The Meaning of the Nag Hammadi, now in paperback opens the with the thrilling adventure story of the discovery of the ancient Papyrii at Nag Hammadi. Muhammad Ali, the fellahin, discovered the sealed jar, he feared that it might contain a jinni, or spirit, but also had heard of hidden treasures in such jars. Greed overcame his fears and when he smashed open the jar, gold seemed to float into the air. To his disappointment, it was papyrus fragmenst, not gold, but for scholars around the world, it was invaluable. Meyer then discusses the pre–Christian forms of wisdom that went onto influence what Christians believe today. In addition, some Nag Hammadi texts are attributed to Valentinus, a man who almost became Pope, and whose rejection changed the church in significant ways. Text by text, Meyer traces the history and impact of this great find on the Church, right up to our current beliefs and popular cultural fascination with this officially suppressed secret knowledge about Jesus and his followers.
Mary Magdalene, Jesus's Closest Disciple Marvin Meyer, one of the foremost scholars of the Gnostic Gospels: translates and introduces the Gnostic and New Testament texts that together reveal the story and importance of Mary Magdalene includes new translations of the Gospels of Mary, Thomas, Philip, and related texts about Mary Magdalene discloses, with Esther A. De Boer, the long-suppressed story of Mary's vital role in the life of Jesus and in the formative period after his crucifixion presents as authentically as possible the real Mary Magdalene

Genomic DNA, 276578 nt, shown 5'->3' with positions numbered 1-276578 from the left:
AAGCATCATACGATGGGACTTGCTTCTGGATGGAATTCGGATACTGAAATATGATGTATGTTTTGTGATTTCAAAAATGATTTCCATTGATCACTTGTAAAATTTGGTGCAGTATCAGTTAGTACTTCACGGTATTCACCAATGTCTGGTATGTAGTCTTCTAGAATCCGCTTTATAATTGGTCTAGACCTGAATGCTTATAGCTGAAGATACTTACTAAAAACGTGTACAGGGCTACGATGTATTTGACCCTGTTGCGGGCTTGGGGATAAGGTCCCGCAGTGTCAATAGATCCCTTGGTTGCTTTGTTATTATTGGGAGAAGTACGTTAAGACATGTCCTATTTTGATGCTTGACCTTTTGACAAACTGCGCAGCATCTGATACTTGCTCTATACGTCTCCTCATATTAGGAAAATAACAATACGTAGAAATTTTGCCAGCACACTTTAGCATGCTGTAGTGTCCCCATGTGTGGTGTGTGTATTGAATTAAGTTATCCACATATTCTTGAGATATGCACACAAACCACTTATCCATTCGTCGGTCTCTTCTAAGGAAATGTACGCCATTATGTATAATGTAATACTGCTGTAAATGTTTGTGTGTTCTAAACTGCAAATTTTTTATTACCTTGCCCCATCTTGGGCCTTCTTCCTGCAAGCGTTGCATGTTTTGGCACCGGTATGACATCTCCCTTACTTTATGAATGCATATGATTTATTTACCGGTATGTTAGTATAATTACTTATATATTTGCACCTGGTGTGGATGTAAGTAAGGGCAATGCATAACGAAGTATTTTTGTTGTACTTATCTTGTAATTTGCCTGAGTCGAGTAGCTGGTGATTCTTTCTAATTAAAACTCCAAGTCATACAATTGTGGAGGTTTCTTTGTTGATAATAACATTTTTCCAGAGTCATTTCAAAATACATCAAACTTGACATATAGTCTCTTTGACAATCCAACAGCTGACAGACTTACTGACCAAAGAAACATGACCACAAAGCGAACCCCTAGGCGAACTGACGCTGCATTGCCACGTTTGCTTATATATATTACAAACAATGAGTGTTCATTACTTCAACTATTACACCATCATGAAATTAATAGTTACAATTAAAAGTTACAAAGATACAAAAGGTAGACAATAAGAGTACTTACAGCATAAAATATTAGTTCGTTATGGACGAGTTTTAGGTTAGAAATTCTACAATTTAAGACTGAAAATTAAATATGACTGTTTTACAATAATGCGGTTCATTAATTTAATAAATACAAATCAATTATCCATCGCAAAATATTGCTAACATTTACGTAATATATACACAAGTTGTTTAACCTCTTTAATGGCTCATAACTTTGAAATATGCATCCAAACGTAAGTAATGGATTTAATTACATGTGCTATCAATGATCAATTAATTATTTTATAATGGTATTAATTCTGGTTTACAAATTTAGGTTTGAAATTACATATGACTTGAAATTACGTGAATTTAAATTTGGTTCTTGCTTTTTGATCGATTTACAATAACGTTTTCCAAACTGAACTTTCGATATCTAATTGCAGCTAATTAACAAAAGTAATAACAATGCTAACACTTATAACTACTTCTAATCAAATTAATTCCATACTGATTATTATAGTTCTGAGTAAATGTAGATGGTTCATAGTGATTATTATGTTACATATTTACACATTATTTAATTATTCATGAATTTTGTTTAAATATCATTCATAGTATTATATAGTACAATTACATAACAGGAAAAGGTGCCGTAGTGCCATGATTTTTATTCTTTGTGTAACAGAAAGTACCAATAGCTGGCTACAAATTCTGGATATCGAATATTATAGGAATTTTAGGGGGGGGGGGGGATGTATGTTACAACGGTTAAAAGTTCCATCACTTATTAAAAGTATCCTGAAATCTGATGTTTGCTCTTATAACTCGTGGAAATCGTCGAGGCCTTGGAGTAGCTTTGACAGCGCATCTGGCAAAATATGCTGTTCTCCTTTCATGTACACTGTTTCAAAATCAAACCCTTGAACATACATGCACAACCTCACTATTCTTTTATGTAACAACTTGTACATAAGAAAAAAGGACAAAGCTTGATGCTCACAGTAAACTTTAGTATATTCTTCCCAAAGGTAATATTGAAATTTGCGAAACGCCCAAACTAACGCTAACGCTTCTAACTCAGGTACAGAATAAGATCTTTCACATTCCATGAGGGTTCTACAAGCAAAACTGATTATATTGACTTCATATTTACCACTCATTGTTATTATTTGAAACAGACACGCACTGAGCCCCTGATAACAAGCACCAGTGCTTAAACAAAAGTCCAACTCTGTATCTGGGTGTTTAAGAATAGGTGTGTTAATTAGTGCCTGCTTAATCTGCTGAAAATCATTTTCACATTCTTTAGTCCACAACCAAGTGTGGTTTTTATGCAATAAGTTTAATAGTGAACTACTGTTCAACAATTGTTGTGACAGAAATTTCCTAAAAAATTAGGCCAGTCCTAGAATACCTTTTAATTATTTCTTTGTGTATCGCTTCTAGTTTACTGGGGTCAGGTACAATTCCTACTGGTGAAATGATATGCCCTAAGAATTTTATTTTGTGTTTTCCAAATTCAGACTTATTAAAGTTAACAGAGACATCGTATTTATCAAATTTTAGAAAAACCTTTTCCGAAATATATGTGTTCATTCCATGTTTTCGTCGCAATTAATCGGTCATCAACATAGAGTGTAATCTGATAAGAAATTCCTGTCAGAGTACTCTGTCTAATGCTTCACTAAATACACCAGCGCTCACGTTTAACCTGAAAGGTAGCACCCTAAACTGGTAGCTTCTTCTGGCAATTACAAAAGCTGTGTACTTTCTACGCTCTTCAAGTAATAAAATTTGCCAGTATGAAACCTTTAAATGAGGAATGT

[This] book acquaints the beginner with the topic of gnosticism and early Christianity and presents to the specialist some of the new frontiers their colleagues are exploring. For the beginner there is a concise introduction to gnosticism. It covers the issues of origin, literature, leading ideas, and possible links with early Christianity. Each contributor has prepared a preface to his or her paper that points to its salient features and explains how the essay fits into the overall subject of the book. --from the Preface
Details the momentous discovery and significance of the ancient gnostic texts hidden for sixteen centuries in Chenoboskion, Egypt • Author was a member of the party that discovered these ancient Coptic documents • Sheds new light on the vanished world in which Christianity was born • 40,000 copies sold of earlier editions • Includes the first translation of the Gospel of Thomas, with full commentary Hidden for sixteen centuries, the Nag Hammadi library, the most prodigious collection of sacred gnostic texts, were discovered in the late 1940s in Chenoboskion, a remote hamlet in upper Egypt. Among them was the Gospel according to Thomas, which aroused international publicity and alerted the world to the significance of this archeological find, believed by many scholars to surpass the Dead Sea Scrolls in importance. The Discovery of the Nag Hammadi Texts is the original survey of the contents of these documents and their significance to the world at large. Doresse's narrative allows readers direct contact with an ancient form of Christianity through the philosophical wealth of the texts-ranging from gnostic revelations and Christian apocrypha to Hermetic literature-Included in the book is the original English translation of the Gospel of Thomas first published in 1960.